Notley responds to having her face made up as golf course target
'It's more important to put the facts in front of the anger,' says Premier Notley
Premier Rachel Notley says having an oversized picture of her face tacked onto a cardboard target for golf balls is not the Alberta that she knows.
"This kind of thing does not reflect the vast majority of Albertans, I know that," Notley told reporters at the legislature Thursday.
"I think political debate is great. I think (having) political differences is great ... but I think that the best way to deal with that is through intelligent, thoughtful, respectful dialogue and debate.
"It's more important to put the facts in front of the anger."
Notley was responding to the picture propped up on the Brooks golf course last Friday for an oilmen's golf tournament.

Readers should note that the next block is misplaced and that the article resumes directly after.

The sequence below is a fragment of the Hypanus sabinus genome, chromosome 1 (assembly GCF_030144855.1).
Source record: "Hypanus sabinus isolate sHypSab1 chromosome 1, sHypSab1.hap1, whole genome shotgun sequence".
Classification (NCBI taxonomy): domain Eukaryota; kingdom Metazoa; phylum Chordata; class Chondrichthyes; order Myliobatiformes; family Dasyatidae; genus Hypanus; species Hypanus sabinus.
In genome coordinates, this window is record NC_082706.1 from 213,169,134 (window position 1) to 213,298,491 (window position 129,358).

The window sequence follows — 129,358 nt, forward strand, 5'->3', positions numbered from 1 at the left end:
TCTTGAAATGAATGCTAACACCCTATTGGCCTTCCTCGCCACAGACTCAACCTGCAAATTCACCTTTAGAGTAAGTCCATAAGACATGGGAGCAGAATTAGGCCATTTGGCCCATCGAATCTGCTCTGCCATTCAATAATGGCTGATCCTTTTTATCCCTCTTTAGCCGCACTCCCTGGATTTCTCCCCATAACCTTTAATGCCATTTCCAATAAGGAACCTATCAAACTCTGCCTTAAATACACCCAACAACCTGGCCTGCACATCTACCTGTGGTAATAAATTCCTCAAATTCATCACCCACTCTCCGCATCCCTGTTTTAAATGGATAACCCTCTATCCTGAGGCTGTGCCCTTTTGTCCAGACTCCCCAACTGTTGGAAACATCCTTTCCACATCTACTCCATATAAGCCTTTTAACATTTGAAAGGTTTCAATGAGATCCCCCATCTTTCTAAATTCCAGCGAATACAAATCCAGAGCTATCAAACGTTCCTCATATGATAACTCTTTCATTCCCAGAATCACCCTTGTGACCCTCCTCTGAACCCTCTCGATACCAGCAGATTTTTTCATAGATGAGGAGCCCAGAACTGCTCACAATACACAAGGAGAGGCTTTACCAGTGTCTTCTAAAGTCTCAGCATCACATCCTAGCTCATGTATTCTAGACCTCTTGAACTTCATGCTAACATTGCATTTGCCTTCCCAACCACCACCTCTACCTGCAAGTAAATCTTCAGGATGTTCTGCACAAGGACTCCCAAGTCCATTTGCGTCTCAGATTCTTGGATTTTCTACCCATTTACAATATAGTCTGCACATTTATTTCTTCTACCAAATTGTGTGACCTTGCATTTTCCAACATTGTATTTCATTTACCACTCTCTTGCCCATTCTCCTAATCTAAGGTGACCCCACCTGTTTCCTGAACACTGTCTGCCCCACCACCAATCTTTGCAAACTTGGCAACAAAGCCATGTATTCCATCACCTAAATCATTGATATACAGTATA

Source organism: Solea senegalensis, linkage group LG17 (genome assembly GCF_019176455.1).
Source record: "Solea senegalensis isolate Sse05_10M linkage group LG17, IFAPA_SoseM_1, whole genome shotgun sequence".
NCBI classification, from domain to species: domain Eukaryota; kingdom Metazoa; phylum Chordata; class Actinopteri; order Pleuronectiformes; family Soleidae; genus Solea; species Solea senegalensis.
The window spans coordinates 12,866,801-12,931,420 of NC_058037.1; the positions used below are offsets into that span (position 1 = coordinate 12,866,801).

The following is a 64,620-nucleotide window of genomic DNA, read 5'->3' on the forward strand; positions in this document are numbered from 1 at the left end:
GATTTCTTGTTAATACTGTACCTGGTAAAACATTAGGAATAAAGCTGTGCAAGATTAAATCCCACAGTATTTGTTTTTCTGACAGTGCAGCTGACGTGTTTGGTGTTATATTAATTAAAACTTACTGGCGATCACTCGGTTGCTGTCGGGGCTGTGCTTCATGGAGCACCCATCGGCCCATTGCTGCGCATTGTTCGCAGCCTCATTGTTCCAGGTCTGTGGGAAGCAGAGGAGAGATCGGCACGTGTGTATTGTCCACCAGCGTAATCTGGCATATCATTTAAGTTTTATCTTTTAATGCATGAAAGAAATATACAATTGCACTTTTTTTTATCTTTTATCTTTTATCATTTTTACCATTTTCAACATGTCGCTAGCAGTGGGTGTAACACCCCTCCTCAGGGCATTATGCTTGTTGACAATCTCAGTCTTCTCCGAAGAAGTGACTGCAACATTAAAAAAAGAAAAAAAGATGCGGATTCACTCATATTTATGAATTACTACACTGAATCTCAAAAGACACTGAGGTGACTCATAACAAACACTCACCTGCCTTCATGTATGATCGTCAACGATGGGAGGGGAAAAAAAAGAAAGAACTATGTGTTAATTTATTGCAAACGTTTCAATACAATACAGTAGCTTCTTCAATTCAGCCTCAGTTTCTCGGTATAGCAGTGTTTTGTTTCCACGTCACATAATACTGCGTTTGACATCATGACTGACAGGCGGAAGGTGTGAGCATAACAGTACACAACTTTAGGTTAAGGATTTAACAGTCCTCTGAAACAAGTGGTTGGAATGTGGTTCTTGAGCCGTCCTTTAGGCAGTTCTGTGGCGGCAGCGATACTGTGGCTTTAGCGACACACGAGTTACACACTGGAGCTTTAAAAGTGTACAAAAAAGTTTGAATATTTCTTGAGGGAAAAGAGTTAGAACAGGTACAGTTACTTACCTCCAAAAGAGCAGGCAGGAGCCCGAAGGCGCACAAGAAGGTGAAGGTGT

It was meant to be a target for golfers. A video later posted online depicted a dash-cam-style shot of laughing golfers running it over.
A picture of the target posted on social media last Saturday prompted angry denunciations from some members of Notley's government and reignited the larger discussion of threats against female politicians.
Ernest Bothi, creator of the sign and the organizer of the Big Country Oilmen's Association golf tournament, initially told reporters he had nothing to be sorry about. But, as the outrage grew, he apologized for offending anyone.
I think (having) political differences is great ... but I think that the best way to deal with that is through intelligent, thoughtful, respectful dialogue and debate- Rachel Notley
He said the sign was meant as lighthearted fun. He said people he knows are upset with job losses due to low oil prices and feel Notley's government has failed to address those issues.
Stephanie McLean, Alberta's minister for the status of women, condemned the sign as did Wildrose member Derek Fildebrandt.
Fildebrandt said such action "feeds a growing culture of disrespect of people who chose to dedicate their lives to public service."
Notley and many of her female colleagues have been targets of hate and threats online since taking power in May 2015.